Seizing the “little giants”: Opportunities for China’s city and regional commercial banks
By Helena Fang
Under the government’s full-scale plan to nurture technology-based SMEs, local banks are competing for startups that would be future giants.
On 11 December 2021, the National Equities Exchange and Quotations (NEEQ) and Beijing Stock Exchange (BSE) signed strategic cooperation agreements with 12 state-owned, joint-stock and city commercial banks to provide comprehensive financial services such as credit financing, product investment and IPO (initial public offering) training for budding technology-based enterprises. The BSE was launched on 15 November 2021 as an upgraded version of NEEQ – an equity trading platform for micro, small-sized and often low-quality enterprises – and is aimed to list high-quality and innovative small and medium-sized enterprises (SMEs) that are not large enough to list elsewhere.
The concept of “little giants” – innovative SMEs - to fill gaps in the sectors in industrial equipment, new materials, biomedicine and information technology (IT) – was first put forward by China’s Ministry of Industry and Information Technology (MIIT) in 2011 to set a strategic direction for such companies that form the backbone of the Chinese economy. In 2018, in line with China’s technology ambitions, MIIT emphasised the cultivation of 600 innovative startups that are regarded as hidden champions in their respective industries. Later in 2021, the central government put particular focus on the “little giants” and encouraged financial institutions to provide "efficient" financial services. Concurrently, with the launch of the BSE, city and regional commercial banks have taken up the role of "helpful companions" to SMEs.
For years, China’s SMEs have encountered obstacles in accessing credit, with extra costs and limited exposure to equity financing. The American Economic Review in an article discussed the issue of Chinese start-ups with high productivity that are often financially constrained and must rely on retained earnings to finance investments. This phenomenon is particularly true for technology-based SMEs that lack the necessary conditions, such as ownership of real property, consistent profitability, data transparency and fair valuation of technology patents for banks and venture capitalists to conduct due diligence. Furthermore, they do not have the economies of scale and can ill afford the burdensome underwriting fees required for IPOs.
A recent study focusing on SMEs in the United Arab Emirates finds that the success of SMEs is positively correlated with financing resources from financial institutions and governmental funding programmes, and access can be enhanced by firms’ technological innovations. However, policymakers need to be aware of the potential risks in nurturing SMEs, in particular their relative lack of management skills and the disincentive effects of supporting policies. A research by the United Kingdom (UK) government found that the capacity of management team is critical for SMEs’ growth, yet 16% of UK SMEs have underdeveloped management skills. The experience from UK is especially noteworthy for companies during expansion periods when leadership and management skills have to keep pace with firms’ growing scale.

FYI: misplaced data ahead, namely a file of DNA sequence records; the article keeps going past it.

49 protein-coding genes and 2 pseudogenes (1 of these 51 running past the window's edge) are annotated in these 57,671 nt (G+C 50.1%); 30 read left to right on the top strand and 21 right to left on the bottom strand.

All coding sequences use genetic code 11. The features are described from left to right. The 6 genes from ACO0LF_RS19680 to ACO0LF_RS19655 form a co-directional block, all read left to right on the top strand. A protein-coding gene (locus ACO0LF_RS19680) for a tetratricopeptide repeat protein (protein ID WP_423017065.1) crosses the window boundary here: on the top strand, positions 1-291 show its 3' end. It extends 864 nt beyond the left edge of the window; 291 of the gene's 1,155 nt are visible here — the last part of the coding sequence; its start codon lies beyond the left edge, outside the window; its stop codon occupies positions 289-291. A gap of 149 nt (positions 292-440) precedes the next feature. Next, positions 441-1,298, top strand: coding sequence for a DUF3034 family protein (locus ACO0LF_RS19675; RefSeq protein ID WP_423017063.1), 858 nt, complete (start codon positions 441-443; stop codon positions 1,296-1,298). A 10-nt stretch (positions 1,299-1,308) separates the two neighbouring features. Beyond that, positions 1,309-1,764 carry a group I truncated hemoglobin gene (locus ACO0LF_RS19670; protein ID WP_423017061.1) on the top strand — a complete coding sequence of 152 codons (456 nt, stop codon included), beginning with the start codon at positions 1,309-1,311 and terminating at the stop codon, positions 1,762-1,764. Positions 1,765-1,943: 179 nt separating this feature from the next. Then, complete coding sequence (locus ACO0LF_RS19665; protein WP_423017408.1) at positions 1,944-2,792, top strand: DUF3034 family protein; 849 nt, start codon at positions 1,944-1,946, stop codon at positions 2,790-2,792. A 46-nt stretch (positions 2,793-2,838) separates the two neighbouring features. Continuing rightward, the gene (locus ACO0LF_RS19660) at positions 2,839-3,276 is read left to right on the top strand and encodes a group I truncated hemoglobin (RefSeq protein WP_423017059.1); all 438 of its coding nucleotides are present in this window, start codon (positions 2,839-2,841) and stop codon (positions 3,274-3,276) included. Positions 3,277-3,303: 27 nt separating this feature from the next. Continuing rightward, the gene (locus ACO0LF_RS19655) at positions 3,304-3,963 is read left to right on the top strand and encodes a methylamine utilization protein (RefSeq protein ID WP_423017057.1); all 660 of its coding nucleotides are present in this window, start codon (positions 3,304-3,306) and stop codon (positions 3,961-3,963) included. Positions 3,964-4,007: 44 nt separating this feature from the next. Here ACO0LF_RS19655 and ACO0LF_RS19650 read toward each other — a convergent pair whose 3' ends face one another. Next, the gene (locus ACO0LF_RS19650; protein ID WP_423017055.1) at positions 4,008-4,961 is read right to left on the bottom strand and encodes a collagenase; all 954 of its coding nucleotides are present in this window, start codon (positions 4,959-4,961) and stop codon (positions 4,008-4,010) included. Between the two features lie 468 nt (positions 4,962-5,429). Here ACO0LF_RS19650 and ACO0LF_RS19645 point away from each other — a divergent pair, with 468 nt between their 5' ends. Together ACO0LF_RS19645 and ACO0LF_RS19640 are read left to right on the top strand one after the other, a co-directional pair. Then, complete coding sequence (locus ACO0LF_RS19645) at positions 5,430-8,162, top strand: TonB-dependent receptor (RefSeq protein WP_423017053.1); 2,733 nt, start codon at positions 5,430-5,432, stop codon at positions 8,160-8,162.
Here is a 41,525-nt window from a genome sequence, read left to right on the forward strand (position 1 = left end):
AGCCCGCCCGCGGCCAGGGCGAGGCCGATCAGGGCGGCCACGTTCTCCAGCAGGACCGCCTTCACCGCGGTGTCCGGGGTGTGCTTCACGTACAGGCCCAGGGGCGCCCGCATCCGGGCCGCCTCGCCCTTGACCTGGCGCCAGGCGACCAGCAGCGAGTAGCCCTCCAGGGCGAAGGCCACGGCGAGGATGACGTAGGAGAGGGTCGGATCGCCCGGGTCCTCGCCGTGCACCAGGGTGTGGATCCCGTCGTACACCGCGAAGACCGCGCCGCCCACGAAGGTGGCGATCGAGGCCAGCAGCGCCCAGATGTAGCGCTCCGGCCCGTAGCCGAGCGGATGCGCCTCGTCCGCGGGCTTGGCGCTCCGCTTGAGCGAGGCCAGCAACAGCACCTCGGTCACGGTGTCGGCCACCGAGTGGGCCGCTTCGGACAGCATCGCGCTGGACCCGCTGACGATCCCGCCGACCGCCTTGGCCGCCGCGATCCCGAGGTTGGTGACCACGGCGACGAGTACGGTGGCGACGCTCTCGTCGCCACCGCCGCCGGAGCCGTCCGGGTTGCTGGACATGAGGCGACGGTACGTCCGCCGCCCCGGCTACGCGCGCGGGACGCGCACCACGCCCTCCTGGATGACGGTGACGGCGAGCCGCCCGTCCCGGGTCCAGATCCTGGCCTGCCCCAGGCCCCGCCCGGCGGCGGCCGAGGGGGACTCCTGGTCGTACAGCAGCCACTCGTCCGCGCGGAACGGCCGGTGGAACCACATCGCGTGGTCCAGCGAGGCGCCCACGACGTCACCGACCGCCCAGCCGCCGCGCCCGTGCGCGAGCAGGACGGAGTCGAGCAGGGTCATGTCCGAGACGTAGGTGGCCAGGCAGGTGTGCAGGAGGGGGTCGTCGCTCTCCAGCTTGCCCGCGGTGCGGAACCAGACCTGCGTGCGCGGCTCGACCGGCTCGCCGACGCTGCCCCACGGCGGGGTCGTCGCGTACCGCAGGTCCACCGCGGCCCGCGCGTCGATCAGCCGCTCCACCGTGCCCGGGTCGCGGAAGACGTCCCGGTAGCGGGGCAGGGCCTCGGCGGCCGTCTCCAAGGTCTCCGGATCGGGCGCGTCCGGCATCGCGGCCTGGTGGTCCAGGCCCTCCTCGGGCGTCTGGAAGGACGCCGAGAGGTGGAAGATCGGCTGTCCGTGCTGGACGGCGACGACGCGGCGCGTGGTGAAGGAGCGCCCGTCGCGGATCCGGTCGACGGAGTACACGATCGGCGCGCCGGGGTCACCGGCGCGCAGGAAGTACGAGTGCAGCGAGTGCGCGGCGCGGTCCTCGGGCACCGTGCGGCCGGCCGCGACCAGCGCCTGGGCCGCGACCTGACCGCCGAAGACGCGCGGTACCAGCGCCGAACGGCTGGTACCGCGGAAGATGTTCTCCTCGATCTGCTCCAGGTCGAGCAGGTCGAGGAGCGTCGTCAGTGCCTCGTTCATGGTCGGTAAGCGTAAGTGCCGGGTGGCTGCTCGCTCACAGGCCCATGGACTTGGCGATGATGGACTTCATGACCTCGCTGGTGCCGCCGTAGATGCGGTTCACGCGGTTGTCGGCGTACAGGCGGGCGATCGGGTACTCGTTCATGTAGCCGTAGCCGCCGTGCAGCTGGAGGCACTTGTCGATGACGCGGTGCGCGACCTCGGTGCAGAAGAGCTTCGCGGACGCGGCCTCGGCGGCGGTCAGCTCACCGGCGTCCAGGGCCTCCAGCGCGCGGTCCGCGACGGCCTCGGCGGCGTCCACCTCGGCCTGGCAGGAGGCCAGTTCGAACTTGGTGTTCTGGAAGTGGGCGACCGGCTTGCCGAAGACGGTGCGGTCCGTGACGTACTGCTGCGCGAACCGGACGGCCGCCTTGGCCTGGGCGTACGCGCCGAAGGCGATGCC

While the current definition of “little giants” sets baseline requirements on type of industries, level of technological advancements and threshold of financial performance stipulated by MIIT, disincentives may arise as some companies choose to keep themselves below a certain threshold in order to retain preferential treatments. The policy and definition of “little giants” should also be contingent on county-specific factors as conditions in different regions of China vary extensively.
As for city and regional commercial banks on the front line of connecting SMEs in their communities, the market remains untapped. According to China Banking and Insurance Regulatory Commission, as of September 2021, city commercials banks represented only 14% of total inclusive loans to small and micro businesses, while state-owned banks and rural commercial banks accounted for 34% and 32% of the total number respectively. Understandably, state-owned banks have a bigger share because of their affiliations. Meanwhile, rural commercial banks have limited capacity to attract large companies result and choose to focus on local SMEs. Nonetheless, city commercial banks in large and medium-sized cities often have considerable asset scale, thus a natural tendency to serve big clients. Thanks to the launch of BSE, those city commercial banks are now seeking to secure technology-based SMEs, motivated by strong incentives for business expansion.
In 2020, there were more than 220,000 technology-based SMEs, a 47% surge from the number in 2019. The number is expected to climb further after 2021 amid increased attention on the “little giants”. For those technology-centric companies, raising funds from the credit and capital markets are more aligned with their business operations. In response to the impending boom in the market, city and regional commercial banks can cooperate with venture capitalists as well as local governments to retain promising clients – "little giants" with great potential to list on BSE - by providing diversified financial services such as asset management, financing scheme and investment banking services.